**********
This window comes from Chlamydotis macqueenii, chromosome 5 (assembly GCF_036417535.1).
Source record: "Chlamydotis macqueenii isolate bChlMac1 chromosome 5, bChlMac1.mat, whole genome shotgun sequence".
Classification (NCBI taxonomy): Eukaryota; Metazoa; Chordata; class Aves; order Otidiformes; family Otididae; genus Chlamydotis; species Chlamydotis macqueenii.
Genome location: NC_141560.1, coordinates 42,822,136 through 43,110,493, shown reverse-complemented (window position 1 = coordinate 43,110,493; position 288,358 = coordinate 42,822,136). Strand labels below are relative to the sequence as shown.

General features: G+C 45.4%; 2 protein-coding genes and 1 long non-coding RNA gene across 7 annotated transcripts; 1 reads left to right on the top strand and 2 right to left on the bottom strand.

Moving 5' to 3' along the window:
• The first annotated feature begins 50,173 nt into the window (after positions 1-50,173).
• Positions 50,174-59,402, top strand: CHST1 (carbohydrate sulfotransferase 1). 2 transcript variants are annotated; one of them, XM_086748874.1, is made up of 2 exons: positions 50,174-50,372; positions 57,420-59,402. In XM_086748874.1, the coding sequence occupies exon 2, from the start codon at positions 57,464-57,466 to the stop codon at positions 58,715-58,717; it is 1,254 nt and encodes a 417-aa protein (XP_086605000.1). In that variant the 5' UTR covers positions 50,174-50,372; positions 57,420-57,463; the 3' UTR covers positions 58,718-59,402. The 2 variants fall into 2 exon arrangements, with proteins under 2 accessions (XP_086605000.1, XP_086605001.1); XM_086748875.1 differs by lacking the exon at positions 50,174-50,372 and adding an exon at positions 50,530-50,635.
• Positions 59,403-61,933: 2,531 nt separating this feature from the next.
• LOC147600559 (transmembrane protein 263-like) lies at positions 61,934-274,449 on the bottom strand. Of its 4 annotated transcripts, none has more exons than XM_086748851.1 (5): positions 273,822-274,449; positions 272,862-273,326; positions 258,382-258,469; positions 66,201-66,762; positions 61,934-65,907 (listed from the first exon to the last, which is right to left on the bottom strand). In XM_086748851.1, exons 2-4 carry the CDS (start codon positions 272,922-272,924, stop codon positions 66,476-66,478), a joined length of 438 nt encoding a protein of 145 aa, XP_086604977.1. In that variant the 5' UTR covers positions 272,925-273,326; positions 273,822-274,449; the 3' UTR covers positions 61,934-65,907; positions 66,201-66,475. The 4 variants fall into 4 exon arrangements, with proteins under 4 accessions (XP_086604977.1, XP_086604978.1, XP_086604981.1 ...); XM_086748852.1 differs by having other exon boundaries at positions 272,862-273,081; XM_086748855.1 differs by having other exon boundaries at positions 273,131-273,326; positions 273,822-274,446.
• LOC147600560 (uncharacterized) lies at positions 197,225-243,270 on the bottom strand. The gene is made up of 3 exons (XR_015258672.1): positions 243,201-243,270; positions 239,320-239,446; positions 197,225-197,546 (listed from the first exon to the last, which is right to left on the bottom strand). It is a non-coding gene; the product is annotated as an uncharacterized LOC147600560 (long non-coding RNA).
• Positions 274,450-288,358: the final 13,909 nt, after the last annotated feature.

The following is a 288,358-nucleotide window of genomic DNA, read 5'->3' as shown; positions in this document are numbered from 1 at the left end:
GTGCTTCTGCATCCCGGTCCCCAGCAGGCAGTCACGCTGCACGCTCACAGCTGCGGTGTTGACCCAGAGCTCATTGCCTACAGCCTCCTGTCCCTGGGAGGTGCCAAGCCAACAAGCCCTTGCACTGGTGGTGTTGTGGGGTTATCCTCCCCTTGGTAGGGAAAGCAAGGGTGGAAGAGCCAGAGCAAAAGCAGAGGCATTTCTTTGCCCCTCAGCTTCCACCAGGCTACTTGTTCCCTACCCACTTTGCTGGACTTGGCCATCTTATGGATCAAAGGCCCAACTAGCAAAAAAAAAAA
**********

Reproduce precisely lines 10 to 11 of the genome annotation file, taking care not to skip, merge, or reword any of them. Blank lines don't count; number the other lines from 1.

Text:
• LOC147600559 (transmembrane protein 263-like) lies at positions 61,934-274,449 on the bottom strand. Of its 4 annotated transcripts, none has more exons than XM_086748851.1 (5): positions 273,822-274,449; positions 272,862-273,326; positions 258,382-258,469; positions 66,201-66,762; positions 61,934-65,907 (listed from the first exon to the last, which is right to left on the bottom strand). In XM_086748851.1, exons 2-4 carry the CDS (start codon positions 272,922-272,924, stop codon positions 66,476-66,478), a joined length of 438 nt encoding a protein of 145 aa, XP_086604977.1. In that variant the 5' UTR covers positions 272,925-273,326; positions 273,822-274,449; the 3' UTR covers positions 61,934-65,907; positions 66,201-66,475. The 4 variants fall into 4 exon arrangements, with proteins under 4 accessions (XP_086604977.1, XP_086604978.1, XP_086604981.1 ...); XM_086748852.1 differs by having other exon boundaries at positions 272,862-273,081; XM_086748855.1 differs by having other exon boundaries at positions 273,131-273,326; positions 273,822-274,446.
• LOC147600560 (uncharacterized) lies at positions 197,225-243,270 on the bottom strand. The gene is made up of 3 exons (XR_015258672.1): positions 243,201-243,270; positions 239,320-239,446; positions 197,225-197,546 (listed from the first exon to the last, which is right to left on the bottom strand). It is a non-coding gene; the product is annotated as an uncharacterized LOC147600560 (long non-coding RNA).